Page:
On Tuesday, Joe Biden issued an executive order on gun control that could accurately be described as a mile wide and an inch deep.
Media and gun control groups that beforehand had been salivating over the idea that the measure would impose “universal background checks” for firearm transfers had to content themselves with a vague directive for Attorney General Merrick Garland to develop a “plan” to move in that direction.
And while the order’s other provisions were similarly vague and insubstantial, there is no doubt what it all adds up to: antagonism toward gun ownership is now the official policy of the U.S. government’s Executive Branch.
The good news for gun owners is that — after multiple rounds of anti-gun executive orders in the Obama-Biden and Biden-Harris administrations — there isn’t a lot that can plausibly be done administratively on that front that has not already been done. Therefore, nothing in the order itself immediately or operationally limits Second Amendment rights. The order even acknowledges that it will take further action from Congress to achieve the big ticket items on Biden’s gun control wish list, including banning ALL private firearm transfers, as well as so-called “assault weapons” and “high-capacity” magazines.
On the other hand, what has been done has often ignored the limitations imposed by federal statutes and the Constitution itself. What will actually come from Biden’s instructions to the bureaucracy in his latest order is therefore anybody’s guess.
Complicating the picture was the enactment last summer of the misnamed Bipartisan Safer Communities Act (BSCA). The NRA opposed the legislation, warning that its vague language gave anti-gun officials nebulous authorities that could be abused to target law-abiding gun owners and firearm-related businesses.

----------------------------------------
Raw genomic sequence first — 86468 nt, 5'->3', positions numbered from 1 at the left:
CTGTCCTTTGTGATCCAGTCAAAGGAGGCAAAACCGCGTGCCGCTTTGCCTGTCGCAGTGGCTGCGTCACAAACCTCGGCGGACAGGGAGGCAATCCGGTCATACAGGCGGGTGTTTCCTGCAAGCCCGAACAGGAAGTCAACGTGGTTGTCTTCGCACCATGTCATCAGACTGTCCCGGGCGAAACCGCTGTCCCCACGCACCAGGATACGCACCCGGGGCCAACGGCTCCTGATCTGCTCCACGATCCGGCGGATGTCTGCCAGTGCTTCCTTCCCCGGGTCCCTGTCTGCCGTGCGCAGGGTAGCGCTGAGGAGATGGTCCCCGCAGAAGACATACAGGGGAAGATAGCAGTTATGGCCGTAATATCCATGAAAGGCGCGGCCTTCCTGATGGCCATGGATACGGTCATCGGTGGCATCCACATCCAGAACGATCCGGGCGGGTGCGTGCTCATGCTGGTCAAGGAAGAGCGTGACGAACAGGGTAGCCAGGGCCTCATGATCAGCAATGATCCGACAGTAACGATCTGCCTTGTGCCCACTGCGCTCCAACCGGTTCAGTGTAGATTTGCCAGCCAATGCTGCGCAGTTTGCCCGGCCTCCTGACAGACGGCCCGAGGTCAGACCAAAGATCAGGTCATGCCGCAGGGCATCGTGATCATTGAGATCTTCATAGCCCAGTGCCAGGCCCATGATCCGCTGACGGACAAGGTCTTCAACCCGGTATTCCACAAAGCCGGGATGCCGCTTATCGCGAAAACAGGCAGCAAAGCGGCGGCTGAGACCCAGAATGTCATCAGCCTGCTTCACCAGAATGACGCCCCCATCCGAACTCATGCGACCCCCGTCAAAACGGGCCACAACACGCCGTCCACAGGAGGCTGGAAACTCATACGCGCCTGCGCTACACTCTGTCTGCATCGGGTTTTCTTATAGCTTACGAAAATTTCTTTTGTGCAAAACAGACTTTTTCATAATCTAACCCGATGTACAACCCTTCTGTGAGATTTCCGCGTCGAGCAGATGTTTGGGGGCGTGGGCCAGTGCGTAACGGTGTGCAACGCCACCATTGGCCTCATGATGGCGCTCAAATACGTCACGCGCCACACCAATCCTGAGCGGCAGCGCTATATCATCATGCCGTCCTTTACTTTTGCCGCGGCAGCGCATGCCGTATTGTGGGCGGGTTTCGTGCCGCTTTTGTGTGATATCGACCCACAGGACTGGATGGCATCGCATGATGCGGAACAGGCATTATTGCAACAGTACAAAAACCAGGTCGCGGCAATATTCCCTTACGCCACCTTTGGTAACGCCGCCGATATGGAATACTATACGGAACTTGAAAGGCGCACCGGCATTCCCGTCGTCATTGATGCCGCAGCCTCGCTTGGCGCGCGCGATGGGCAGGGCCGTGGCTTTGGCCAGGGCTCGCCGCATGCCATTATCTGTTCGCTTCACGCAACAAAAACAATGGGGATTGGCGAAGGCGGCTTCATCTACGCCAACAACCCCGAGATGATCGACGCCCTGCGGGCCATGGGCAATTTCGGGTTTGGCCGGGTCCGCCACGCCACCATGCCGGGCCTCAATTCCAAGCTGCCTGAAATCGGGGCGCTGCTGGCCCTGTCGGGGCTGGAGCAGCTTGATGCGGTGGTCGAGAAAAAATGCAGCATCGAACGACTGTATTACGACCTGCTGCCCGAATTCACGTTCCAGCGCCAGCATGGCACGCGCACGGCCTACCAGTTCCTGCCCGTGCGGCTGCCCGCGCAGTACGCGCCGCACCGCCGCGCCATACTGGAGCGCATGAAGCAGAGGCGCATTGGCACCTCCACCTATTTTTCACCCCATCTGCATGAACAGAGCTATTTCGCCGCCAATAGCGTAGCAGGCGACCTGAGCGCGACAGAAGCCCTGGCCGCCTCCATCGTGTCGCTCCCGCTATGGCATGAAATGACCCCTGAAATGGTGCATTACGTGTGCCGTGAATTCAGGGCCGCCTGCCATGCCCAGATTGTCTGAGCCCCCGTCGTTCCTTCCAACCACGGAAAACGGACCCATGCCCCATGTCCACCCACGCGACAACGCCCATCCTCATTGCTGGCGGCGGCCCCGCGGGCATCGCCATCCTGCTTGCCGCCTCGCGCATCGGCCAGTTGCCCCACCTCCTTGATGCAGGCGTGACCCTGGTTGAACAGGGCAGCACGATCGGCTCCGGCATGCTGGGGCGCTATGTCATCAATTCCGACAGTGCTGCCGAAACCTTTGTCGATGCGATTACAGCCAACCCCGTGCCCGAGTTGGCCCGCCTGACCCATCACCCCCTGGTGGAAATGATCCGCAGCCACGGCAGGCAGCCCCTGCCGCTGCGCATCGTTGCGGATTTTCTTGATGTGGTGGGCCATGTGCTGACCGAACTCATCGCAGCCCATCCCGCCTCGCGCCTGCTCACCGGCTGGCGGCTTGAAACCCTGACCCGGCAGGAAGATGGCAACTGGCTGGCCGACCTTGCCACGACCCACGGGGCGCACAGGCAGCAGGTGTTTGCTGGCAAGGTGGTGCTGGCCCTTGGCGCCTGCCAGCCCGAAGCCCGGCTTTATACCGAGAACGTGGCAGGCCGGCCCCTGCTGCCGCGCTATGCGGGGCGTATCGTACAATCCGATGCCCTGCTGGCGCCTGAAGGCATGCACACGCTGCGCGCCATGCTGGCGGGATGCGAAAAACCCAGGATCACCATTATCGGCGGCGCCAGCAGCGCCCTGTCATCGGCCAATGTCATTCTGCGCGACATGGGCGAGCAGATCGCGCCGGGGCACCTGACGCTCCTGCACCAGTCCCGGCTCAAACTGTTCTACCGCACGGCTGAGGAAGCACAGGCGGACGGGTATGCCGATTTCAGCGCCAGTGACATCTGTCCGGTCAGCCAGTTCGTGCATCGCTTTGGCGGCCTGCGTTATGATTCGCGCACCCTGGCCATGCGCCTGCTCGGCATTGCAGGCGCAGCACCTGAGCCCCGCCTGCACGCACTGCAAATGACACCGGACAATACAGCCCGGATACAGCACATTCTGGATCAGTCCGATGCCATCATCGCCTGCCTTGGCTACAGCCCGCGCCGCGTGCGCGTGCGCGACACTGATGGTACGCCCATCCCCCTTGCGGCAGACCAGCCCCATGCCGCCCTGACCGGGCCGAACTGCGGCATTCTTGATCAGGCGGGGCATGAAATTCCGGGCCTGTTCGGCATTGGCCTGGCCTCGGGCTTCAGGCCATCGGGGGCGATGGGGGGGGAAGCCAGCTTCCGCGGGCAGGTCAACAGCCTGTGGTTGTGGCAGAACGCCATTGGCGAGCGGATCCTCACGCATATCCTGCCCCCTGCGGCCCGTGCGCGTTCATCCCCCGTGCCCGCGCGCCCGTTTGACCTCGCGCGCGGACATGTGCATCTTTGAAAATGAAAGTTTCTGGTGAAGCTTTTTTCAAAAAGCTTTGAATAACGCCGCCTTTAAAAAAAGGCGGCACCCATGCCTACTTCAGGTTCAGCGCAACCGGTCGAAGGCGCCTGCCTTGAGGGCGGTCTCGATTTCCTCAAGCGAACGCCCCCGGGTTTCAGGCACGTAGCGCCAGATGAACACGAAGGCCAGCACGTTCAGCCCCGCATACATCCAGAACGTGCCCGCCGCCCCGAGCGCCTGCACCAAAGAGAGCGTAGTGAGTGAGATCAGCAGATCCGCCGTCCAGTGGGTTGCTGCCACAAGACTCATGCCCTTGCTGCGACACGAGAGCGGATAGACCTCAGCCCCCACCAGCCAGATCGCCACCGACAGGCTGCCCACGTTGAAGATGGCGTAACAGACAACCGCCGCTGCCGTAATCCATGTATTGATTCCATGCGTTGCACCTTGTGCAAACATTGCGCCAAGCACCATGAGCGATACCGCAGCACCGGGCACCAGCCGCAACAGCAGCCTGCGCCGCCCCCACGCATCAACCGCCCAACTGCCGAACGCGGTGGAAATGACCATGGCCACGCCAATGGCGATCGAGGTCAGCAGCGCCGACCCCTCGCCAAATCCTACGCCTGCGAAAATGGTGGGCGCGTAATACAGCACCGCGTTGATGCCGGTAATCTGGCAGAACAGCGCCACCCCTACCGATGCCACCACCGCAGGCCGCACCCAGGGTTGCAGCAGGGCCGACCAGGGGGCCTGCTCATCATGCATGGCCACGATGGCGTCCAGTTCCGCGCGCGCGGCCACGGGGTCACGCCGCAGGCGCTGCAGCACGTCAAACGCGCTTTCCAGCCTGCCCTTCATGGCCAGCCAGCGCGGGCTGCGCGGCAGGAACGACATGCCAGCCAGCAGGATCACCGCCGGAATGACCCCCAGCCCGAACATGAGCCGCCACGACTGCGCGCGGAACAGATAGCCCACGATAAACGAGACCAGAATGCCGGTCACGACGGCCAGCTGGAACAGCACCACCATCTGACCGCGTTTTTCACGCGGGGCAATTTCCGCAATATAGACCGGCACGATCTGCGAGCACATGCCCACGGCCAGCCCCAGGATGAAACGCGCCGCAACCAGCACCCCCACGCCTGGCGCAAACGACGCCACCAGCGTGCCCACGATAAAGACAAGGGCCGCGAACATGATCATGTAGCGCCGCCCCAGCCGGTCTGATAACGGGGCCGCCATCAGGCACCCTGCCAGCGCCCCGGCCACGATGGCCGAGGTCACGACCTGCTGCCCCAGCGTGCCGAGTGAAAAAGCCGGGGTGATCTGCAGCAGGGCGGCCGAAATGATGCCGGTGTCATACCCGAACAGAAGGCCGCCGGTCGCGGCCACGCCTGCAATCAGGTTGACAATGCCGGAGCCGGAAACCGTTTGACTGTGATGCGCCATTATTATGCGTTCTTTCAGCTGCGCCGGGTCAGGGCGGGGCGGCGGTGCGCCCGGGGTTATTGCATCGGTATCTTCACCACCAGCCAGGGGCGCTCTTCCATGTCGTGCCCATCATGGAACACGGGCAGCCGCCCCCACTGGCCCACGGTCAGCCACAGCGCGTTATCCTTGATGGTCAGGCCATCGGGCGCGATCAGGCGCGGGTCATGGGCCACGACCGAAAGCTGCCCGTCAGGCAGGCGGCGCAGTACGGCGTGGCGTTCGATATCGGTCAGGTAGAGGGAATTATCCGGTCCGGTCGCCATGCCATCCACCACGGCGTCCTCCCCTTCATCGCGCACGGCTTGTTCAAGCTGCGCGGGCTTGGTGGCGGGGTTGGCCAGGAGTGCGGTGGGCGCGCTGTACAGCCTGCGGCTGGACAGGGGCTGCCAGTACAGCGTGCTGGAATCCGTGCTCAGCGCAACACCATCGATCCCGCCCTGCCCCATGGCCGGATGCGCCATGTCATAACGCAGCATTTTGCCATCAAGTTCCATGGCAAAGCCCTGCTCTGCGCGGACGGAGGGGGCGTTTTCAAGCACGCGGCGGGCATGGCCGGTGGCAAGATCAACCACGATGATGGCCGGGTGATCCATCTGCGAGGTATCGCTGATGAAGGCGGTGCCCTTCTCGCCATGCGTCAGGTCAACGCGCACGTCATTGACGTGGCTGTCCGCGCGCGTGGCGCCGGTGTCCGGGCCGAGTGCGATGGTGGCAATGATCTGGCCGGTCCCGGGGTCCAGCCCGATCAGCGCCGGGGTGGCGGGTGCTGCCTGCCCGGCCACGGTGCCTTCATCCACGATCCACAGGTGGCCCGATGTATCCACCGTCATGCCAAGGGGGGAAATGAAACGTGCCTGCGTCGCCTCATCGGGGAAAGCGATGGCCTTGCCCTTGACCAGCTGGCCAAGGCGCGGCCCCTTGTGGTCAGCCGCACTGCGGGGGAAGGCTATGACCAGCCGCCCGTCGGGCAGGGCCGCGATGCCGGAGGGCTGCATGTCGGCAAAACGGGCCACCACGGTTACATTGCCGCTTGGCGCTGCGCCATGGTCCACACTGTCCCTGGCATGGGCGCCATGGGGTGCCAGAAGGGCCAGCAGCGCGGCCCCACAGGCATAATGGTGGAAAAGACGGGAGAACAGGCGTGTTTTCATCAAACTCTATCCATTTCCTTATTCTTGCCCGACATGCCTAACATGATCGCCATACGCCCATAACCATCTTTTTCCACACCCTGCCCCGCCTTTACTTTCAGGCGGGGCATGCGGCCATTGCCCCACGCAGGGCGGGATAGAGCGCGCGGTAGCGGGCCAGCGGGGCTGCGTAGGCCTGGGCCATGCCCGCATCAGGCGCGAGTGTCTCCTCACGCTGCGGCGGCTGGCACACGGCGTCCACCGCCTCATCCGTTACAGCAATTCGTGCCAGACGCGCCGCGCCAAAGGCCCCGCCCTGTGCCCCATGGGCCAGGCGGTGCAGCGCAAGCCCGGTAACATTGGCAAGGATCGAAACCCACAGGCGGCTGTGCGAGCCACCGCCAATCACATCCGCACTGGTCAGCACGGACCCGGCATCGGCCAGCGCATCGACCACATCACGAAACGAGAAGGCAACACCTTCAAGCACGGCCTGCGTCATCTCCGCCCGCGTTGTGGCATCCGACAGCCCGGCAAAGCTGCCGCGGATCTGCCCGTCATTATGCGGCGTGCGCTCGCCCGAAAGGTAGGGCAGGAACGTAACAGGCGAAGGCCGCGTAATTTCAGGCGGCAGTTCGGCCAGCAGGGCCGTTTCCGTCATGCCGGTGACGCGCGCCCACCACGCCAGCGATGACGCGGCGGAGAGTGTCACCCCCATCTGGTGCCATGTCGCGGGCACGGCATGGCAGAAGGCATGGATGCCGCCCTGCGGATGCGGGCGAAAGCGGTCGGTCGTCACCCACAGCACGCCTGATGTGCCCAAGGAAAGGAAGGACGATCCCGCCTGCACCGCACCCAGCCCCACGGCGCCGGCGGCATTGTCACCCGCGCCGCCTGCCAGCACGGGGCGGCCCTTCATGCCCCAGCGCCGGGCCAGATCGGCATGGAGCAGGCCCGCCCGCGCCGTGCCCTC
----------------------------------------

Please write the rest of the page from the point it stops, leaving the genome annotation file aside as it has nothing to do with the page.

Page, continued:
Now, Biden is basically directing an alphabet soup of federal departments — including Justice, Health and Human Services, Education, and Homeland Security— to comb through the BSCA and come up with their own plans to implement it to the fullest extent possible.
One of the most onerous aspects of the BSCA was its lowering of the threshold for when a federal dealer’s license (FFL) is needed to sell or transfer firearms. Previously, an individual only needed an FFL when engaged in “a course of trade or business“ involving “repetitive” buying and reselling of firearms with the “principal objective” of “livelihood and profit.” The BSCA removed the livelihood element so that profit seeking alone would fulfill the required objective of the sales.
This change broadened the FFL requirement, but it’s far from clear what that means in a practical sense. Fortunately, a “course” of “repetitive” buying and reselling of firearms is still necessary. But no one seems to know where the lines are now drawn.
Even national gun control groups haven’t come to a shared understanding. Brady-Giffords advocates for a numerical threshold of annual sales, an approach the Obama-Biden ATF specifically rejected under the “livelihood and profit” language. Meanwhile, Everytown argues that ANY firearm sale at a gun show or pursuant to an ad is presumptive proof the threshold has been met. But this was the standard contained in the Manchin-Toomey legislation that Congress itself rejected during the Obama-Biden administration.
Thus, what Garland’s background check “plan” will look like and how it will be implemented remains a mystery.